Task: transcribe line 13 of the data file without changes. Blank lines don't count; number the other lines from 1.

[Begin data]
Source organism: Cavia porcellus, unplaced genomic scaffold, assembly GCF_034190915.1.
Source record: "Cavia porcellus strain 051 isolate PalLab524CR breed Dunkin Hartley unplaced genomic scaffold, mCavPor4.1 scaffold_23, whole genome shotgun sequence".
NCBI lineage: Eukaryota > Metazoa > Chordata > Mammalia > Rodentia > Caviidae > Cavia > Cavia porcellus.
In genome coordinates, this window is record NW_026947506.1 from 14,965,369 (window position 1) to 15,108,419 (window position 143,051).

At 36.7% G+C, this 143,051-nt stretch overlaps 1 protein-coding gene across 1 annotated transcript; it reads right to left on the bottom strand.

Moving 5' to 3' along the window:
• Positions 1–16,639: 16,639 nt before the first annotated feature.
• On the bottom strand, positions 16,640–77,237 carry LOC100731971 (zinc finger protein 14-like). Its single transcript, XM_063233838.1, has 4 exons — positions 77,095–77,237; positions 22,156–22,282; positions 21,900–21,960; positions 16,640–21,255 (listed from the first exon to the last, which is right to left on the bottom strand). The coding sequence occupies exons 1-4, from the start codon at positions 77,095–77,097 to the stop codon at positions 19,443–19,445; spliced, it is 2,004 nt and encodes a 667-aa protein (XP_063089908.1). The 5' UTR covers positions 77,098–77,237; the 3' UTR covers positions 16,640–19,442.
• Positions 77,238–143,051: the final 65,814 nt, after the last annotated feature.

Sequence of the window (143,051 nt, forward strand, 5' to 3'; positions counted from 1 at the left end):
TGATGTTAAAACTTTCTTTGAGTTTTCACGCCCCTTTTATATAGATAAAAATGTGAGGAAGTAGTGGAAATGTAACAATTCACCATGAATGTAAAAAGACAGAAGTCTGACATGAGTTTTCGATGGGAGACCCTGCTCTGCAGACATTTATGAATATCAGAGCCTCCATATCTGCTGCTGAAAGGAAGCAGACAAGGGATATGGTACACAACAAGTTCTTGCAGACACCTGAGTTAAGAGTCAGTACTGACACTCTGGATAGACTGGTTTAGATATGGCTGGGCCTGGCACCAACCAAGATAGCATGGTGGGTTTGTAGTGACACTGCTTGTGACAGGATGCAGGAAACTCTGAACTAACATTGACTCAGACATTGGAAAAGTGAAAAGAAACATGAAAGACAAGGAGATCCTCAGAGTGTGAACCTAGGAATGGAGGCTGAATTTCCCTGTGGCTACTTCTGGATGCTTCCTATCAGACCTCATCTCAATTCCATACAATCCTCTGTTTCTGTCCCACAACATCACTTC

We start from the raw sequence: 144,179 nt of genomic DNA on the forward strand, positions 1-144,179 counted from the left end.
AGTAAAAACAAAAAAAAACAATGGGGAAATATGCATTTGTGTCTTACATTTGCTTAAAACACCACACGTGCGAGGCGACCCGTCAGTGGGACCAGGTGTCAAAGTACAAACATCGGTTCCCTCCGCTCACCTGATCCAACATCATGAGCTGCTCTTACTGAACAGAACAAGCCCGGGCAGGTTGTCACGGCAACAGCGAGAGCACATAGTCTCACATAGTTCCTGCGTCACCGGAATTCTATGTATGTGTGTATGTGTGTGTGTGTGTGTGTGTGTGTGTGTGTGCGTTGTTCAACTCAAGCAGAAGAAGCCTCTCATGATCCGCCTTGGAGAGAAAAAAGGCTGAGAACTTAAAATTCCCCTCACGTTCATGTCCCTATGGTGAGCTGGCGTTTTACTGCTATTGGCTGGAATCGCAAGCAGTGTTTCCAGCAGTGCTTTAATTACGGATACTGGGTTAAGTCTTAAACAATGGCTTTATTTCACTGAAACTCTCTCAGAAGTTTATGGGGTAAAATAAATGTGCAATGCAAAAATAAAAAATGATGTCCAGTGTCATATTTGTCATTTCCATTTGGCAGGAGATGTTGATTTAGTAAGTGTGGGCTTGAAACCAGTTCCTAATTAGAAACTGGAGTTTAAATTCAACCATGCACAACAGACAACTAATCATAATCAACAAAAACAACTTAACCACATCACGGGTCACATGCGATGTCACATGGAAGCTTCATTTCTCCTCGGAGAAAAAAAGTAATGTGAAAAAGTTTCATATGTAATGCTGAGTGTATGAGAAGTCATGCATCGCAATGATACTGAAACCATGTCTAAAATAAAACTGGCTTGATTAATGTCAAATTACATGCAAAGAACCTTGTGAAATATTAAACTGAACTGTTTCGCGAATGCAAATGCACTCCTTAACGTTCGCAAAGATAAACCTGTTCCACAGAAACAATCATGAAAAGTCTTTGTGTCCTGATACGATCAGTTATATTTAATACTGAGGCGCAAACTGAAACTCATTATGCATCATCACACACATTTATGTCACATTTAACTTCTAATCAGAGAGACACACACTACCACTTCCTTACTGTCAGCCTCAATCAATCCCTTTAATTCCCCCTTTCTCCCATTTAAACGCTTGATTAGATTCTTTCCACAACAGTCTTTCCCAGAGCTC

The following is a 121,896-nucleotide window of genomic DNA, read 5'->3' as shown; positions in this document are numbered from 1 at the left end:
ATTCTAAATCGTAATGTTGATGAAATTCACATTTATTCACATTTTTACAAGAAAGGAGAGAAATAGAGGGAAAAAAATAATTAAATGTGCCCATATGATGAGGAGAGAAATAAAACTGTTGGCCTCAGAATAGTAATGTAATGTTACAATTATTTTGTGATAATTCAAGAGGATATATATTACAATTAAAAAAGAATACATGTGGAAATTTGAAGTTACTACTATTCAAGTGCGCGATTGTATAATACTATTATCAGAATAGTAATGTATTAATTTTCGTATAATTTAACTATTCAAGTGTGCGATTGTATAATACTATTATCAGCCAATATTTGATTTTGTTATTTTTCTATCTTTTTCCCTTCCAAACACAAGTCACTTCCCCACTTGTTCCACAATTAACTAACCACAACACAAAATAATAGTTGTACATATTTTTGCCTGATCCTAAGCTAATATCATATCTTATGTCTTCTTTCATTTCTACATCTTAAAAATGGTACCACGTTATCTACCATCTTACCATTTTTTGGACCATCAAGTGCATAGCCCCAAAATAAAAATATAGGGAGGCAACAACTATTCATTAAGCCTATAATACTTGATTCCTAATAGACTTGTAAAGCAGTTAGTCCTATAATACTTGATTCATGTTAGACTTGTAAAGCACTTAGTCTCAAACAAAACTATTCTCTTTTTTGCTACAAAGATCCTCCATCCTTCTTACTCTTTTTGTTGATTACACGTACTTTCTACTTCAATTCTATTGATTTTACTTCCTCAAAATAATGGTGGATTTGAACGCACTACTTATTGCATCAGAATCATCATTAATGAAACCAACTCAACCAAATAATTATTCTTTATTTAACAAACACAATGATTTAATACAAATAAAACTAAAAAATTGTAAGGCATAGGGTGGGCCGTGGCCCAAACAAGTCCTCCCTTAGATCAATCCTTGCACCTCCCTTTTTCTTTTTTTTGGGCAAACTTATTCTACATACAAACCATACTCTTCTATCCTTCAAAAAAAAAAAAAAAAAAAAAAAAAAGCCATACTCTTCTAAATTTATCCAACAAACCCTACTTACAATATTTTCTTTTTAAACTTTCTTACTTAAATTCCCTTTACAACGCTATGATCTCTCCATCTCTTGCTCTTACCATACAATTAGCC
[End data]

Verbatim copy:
AGTAAAAACAAAAAAAAACAATGGGGAAATATGCATTTGTGTCTTACATTTGCTTAAAACACCACACGTGCGAGGCGACCCGTCAGTGGGACCAGGTGTCAAAGTACAAACATCGGTTCCCTCCGCTCACCTGATCCAACATCATGAGCTGCTCTTACTGAACAGAACAAGCCCGGGCAGGTTGTCACGGCAACAGCGAGAGCACATAGTCTCACATAGTTCCTGCGTCACCGGAATTCTATGTATGTGTGTATGTGTGTGTGTGTGTGTGTGTGTGTGTGTGTGCGTTGTTCAACTCAAGCAGAAGAAGCCTCTCATGATCCGCCTTGGAGAGAAAAAAGGCTGAGAACTTAAAATTCCCCTCACGTTCATGTCCCTATGGTGAGCTGGCGTTTTACTGCTATTGGCTGGAATCGCAAGCAGTGTTTCCAGCAGTGCTTTAATTACGGATACTGGGTTAAGTCTTAAACAATGGCTTTATTTCACTGAAACTCTCTCAGAAGTTTATGGGGTAAAATAAATGTGCAATGCAAAAATAAAAAATGATGTCCAGTGTCATATTTGTCATTTCCATTTGGCAGGAGATGTTGATTTAGTAAGTGTGGGCTTGAAACCAGTTCCTAATTAGAAACTGGAGTTTAAATTCAACCATGCACAACAGACAACTAATCATAATCAACAAAAACAACTTAACCACATCACGGGTCACATGCGATGTCACATGGAAGCTTCATTTCTCCTCGGAGAAAAAAAGTAATGTGAAAAAGTTTCATATGTAATGCTGAGTGTATGAGAAGTCATGCATCGCAATGATACTGAAACCATGTCTAAAATAAAACTGGCTTGATTAATGTCAAATTACATGCAAAGAACCTTGTGAAATATTAAACTGAACTGTTTCGCGAATGCAAATGCACTCCTTAACGTTCGCAAAGATAAACCTGTTCCACAGAAACAATCATGAAAAGTCTTTGTGTCCTGATACGATCAGTTATATTTAATACTGAGGCGCAAACTGAAACTCATTATGCATCATCACACACATTTATGTCACATTTAACTTCTAATCAGAGAGACACACACTACCACTTCCTTACTGTCAGCCTCAATCAATCCCTTTAATTCCCCCTTTCTCCCATTTAAACGCTTGATTAGATTCTTTCCACAACAGTCTTTCCCAGAGCTC